Baby Babble: A Stepping Stone to Talking

Baby Babble: A Stepping Stone to Talking

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Babbling is your little one’s first milestone into the language world. Baby babbling is a positive sign, and it comprises of coos, gurgles, and many delightful sounds that sometimes make no sense, whatsoever. But fear not, if your baby is cooing and babbling, then his speech and cognitive functions are slowly developing. Here’s what you need to know about baby babble.

What Is Baby Babble and How Does It Develop?

Baby babbling is when your little one talks in stages, and eventually begin to combine words to form consonant sounds or comprehensible phrases. It usually starts with sounds like “a-ga” or “a-da” and slowly works its way up to words that associate with meanings. The babbling stage is a sign that your baby’s brain and speech functions are developing, as your baby tries to make sense of things through his first babbles and progresses on to speak a few words or small phrases.

When Do Babies Start Talking?

The babbling age of babies range from six to seven months, and they start talking in short sentences or phrases by the time they’re two years old. It starts with babbling, which eventually progresses into real words to two to four-word sentences. Ideally, your little one will begin speaking and holding conversations properly after the age of four. Before this period, he will progress from babbling to speaking two-word syllables, and beyond.

How to Encourage Your Babbling Baby to Speak Words

Here are some ways you can encourage your babbling baby to speak words-

  • Take his toys and describe them. Give your little one a toy or two and ask him to babble about it.
  • Whenever your baby babbles, make eye contact and respond lovingly.
  • Imitate his babbling to encourage more babbling and make sure to read out picture-books at night.
  • Take him out to the park and ask him to babble about his surroundings. Point out to objects and describe them in one-word like “tree,” “piggy,” or “doggie.”
  • If your baby repeats a sound you just made, repeat it again. Repetition is key and aids in vocalisation practice as well.
  • Ask questions and talk to yourself by imitating model questions like “Should we go to the park?” “Bread or oatmeal for dinner?”

How to Encourage Your Babbling Baby to Speak Words

What to Expect When You Start to Hear Your Baby Babble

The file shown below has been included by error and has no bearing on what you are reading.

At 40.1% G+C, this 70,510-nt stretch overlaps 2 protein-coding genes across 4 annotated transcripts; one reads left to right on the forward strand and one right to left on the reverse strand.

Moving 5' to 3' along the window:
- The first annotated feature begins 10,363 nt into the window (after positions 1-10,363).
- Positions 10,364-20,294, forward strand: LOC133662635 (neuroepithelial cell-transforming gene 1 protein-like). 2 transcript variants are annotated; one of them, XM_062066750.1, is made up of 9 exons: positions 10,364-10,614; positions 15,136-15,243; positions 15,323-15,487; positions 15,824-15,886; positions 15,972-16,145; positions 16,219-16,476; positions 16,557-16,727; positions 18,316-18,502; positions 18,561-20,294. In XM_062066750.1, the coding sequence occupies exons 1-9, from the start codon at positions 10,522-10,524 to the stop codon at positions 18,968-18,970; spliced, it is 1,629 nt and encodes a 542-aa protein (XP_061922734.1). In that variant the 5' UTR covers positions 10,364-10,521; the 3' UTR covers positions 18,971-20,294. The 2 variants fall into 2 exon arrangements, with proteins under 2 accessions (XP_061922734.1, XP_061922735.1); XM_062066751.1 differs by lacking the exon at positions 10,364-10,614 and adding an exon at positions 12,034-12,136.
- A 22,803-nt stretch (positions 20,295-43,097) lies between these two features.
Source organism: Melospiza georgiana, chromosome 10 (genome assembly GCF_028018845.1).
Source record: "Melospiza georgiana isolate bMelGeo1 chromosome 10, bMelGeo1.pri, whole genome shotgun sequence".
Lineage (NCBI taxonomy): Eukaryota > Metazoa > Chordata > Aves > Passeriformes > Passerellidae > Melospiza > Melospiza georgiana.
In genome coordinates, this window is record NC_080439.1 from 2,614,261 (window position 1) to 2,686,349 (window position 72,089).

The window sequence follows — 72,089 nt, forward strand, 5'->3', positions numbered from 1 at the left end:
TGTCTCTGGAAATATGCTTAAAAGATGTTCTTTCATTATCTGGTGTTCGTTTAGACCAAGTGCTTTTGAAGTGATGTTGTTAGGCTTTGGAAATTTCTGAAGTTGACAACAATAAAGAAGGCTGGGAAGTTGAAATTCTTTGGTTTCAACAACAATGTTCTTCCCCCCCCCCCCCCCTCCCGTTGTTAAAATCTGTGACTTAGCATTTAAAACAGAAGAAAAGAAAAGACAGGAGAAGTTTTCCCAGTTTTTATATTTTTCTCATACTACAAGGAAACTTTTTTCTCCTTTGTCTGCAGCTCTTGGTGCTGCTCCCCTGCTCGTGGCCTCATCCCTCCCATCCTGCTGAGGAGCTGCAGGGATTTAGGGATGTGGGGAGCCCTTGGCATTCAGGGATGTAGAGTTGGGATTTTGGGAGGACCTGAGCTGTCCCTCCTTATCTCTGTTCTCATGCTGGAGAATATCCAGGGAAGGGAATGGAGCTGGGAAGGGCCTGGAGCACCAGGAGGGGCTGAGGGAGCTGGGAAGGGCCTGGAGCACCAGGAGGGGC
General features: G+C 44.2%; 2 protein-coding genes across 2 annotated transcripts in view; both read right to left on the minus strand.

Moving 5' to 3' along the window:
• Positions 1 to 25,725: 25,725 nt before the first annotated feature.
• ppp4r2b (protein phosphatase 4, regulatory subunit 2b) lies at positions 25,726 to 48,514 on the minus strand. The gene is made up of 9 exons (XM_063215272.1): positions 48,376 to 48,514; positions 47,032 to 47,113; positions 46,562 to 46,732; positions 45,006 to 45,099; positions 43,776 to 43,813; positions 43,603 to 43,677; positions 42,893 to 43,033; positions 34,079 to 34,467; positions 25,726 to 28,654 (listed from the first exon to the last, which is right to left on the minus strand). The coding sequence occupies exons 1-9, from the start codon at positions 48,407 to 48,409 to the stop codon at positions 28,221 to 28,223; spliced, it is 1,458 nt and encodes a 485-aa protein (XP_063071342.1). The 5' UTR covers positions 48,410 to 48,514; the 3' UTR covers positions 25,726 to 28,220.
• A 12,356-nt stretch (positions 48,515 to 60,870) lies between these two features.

From birth, you should expect to hear your baby babble within the first six months after progressing from ‘oohs’ and ‘aahs.’ From this point on, your baby will be learning and taking in the different sounds and shapes of language, moving toward syllable-based sounds and two to three-word phrases. Here is a timeline of what you should expect.

Birth to 6 months 6-12 months 12-24 months
1. What You Can Hear Sounds like “ba”, “da”, “na”, and “ah-goo” Syllable-based sounds like “ma-ma”, “pa-pa”, etc. Syllable-based words turn into phrases like “mama go” or “papa no.”
2. What Baby Is Doing Learning different sounds of the language Training to master the sounds and shapes of words Building his vocabulary from 10 to 50 words before turning two years old
3. How To Help Your Baby Use a sing-song voice and natural speaking patterns to help your baby associate sounds with actions Pick up objects and say only the words, not sentences. For example, “shoe,” “ball,” “kitty”, when he’s looking at the object/item Ask simple questions and give simple answers like “baby sleepy,” “ready to eat?” “baby nighty nighty.”
4. When You Should Be Concerned If your baby doesn’t babble and is not interested in listening to you If your baby doesn’t react or respond when his name is called and if he doesn’t understand simple words like yes-yes and no-no. If your baby doesn’t talk before two, that’s normal. You should be concerned only if your baby doesn’t babble or progress his vocabulary at this age.

What If Your Baby is Not Babbling?

If your baby is not babbling or making the receptive and expressive language development progress as he grows older, then you should be concerned. If your baby doesn’t respond to language cues, isn’t interested in babbling or listening to you, and can’t seem to react to words or phrases you say to him, despite pointing to the objects or yourself, then it could be a case of hearing impairment or impaired language development.

Talk to your local school and visit the paediatrician to screen for language issues and inquire about early intervention programs. If stuttering persists for more than six months, take her to your doctor and get him evaluated.

What’s Next After Babbling

When your child turns four years old, he should be able to understand sentences and speak in phrases of more than five to six words. He will be aware of some grammar basics and be able to talk well enough to hold conversations with strangers and answer the questions you ask. Once your baby begins babbling, chat with him every day, and continue encouraging him to be a chatterbox. Point to objects and ask him to describe them to you and you do it too.

The key takeaway is to hone his receptive and expressive language development during this time, and that’s what parents should focus on.

Letting your baby babble is completely natural and is an excellent sign of speech development. All those movements with the mouth as he babbles, hone his vocalisation skills and promote language development. Make babbling a fun activity and play games with your little one to speed up his growth. It doesn’t matter whether or not you say things that make sense – as long as you keep talking, babbling, and teaching, your little one’s speaking skills will continue growing.

In due time, he will be able to progress towards saying ‘mama’ and ‘papa’, and that’s when you’ll know that all your hard work is beginning to pay off.

Also Read: Speech Therapy for Babies